With eyes cast upward and ears pricked, scanning the cliff tops for teetering rocks that might bear me a grudge and aspire to release me from my myriad sorrows, I wander among shell shocked ghosts looking for that something special, something heroic to buy. Perhaps a provocative Burgundy to sip and savor the thin line of heat as it draws down into eager bellies? Alas, Turtuk is gripped by the Prophet’s severe hand and ruby wine’s contemplative comfort is forbidden. What to do? What to do?

Delightful, heart touching baubles that might endear me to my Sidonian sprite are limited to a miserly selection of house wares, flaccid vegetables, and potato chips. Potato chips? Perhaps. But sharp crumbs in the bed sheets often prove distracting and can cool a grateful ardor. Toilet paper would be a thoughtful touch. It is utilitarian, always in demand by the ladies, and supplies are running dreadfully low. Yet there is something about a man triumphantly bearing triple-ply, pillowy soft, and delicately perfumed rolls of scat swipe that lacks a heroic virility.

A half hour of trying the patience of Durga, the ill-tempered bad boy demon of the Himalaya abyss, I spot a prize. The perfect gift for my melancholy, woe begone … shall I say, prize? Yes! A prize for my prize!

Three! Count ’em … one! two! three! boxes of Snickers chocolate bars loiter, winking naughty come hithers, betraying mischievous gambolling gamine eagerness in a dark, seedy corner of a shop window. Thirty Nubian nymphettes wrapped in cloying paper lingerie, their girlish bosoms aquiver with anticipation, eager to be revealed and gobbled. They whisper salacious possibilities: tender nougat for nibbling; playful caressing of surrendering caramel; delightful probing of peanut bits; the murmuring ecstasy of melting chocolate commingling with hot saliva; and a firm tongue pricking molars, greedily savoring the lingering traces of sudden exuberance before collapsing in an orgasmic heap and slipping into dreams of Kit Kats.

However, this harem’s price is dear and my Rupees must be carefully allotted. The gatekeeper of this succulent, melt in your mouth, brothel of sugary delight demands a thousand Rupees for the lot. That works out to an outrageous thirty dollars! A usurious fee for momentary, transient pleasures. Imagine my dismay at being obscenely overcharged by a carpet bagging, profiteering crone. Profiteering … hmmm. I owe nothing to the Valkyrie and the Spaniard—both are distant and unresponsive to my charming wit—and irksome Nir. I am the one risking my life for this noble cause. I have cornered the Turtuk Snickers market. A reasonable surcharge can be justifiably applied. And with the profits I shall soon cha cha cha the moon lit fantastic with a bespoken for and Snickers bound Ahava, my desert queen cum concubine.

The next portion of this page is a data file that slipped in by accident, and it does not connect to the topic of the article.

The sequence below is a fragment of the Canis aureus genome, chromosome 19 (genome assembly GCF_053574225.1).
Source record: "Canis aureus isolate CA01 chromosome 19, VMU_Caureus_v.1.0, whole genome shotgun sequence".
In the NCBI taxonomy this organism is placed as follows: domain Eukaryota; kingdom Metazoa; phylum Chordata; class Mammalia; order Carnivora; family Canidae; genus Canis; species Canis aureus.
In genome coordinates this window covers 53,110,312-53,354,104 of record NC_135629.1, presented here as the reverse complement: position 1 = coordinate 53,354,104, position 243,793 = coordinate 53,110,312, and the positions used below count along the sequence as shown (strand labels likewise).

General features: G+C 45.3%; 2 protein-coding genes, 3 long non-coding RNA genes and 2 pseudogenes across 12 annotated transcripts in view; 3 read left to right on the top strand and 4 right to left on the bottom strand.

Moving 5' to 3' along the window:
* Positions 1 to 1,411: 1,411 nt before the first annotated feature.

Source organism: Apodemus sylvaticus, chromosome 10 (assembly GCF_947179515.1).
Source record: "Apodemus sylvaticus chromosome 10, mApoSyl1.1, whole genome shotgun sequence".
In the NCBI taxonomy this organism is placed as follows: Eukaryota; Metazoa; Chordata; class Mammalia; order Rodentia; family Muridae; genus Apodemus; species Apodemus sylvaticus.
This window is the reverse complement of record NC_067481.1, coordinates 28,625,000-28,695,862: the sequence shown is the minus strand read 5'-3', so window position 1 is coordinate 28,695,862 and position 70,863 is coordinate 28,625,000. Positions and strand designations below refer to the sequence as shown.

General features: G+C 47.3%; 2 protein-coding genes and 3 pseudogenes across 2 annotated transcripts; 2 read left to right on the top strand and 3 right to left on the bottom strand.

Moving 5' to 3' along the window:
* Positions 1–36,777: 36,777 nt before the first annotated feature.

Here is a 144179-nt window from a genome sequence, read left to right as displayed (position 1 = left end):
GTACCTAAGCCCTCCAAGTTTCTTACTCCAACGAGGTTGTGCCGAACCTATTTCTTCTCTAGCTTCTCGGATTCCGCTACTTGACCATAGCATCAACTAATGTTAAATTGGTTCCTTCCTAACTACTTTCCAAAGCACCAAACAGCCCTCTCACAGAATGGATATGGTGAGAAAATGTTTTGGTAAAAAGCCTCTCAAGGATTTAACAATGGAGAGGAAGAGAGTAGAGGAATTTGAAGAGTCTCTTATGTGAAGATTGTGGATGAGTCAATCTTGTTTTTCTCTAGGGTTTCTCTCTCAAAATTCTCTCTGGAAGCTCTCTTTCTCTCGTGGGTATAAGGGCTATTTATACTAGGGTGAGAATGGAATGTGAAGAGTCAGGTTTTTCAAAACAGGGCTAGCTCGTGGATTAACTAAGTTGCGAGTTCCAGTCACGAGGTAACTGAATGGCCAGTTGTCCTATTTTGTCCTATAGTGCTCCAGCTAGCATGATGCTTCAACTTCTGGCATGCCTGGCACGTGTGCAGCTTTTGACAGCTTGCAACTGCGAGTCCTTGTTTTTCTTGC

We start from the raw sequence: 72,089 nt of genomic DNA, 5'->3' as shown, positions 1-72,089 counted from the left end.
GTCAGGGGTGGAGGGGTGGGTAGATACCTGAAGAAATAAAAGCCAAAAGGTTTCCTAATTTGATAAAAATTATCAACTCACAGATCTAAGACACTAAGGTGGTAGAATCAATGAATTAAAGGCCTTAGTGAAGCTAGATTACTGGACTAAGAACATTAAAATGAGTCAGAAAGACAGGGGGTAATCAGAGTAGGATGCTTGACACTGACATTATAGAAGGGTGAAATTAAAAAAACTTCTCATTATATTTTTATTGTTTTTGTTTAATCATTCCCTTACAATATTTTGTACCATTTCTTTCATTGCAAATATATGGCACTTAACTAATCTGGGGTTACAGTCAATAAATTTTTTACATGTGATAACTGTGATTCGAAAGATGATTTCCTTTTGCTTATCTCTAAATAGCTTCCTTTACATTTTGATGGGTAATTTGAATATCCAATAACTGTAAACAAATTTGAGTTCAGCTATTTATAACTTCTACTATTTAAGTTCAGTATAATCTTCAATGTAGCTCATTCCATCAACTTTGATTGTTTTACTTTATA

Alas the triumphant return I have envisioned is not to be. There are no triumphator’s laurels to crown my regal pate, no yelps of female joy: I am hailed with dour grunts. Undaunted, I lovingly arrange my Nubian lovelies on the dining table and purring with the velvet patter of a velvet draped pimp hawking his bevy of skittish wares, announce that business is open. On the honor system. My mark-up, given the many dangers faced to procure my gamine nymphettes, is fair: Only two dollars apiece. Get ’em while their luscious!

A blur of grubby fingers attached to grubby hands savage the first box of nougaty, caramelly ebony joys with the gleeful thoroughness of skin head Vandals sacking the Holy Roman Emperor’s cathouse. A single payment has yet to be made; I tally the total due: one thousand eight hundred Rupees. I try not to worry; vibrant economies thrive on credit. Soon it will be all milk and honey.

Later that lead hued afternoon Nir ponies up two hundred Rupees. I note the balance due. Rive, also, advances a paltry sum toward her tab. By evening’s end accounts remain in serious arrears. The following day shows no improvement in collections despite the continuing depletion of my stock. To stem the hemorrhaging of my precious capital I withdraw the sole surviving box of Snickers from offer, glumly acceding that this confectionary venture has soured. It is doubtful that my investment will be recouped. My faith in humanity’s honor is irreparably dimmed. Now only Ahava will be privy to the favors of my succulent Nubian consorts.

*

Perfidy! Outrageous perfidy! A lowly scrofulous, scurrilous, scabrous scallywag has purloined my Snickers! Malefic scum! O’ the sorrow. My ebony queens are abducted.

It is a universal wisdom that the complaints of the sorely aggrieved are never to be reckoned lightly. All within my accusing view are foul, stinking criminals until proven otherwise. Except delicious Ahava, she is above my reproach.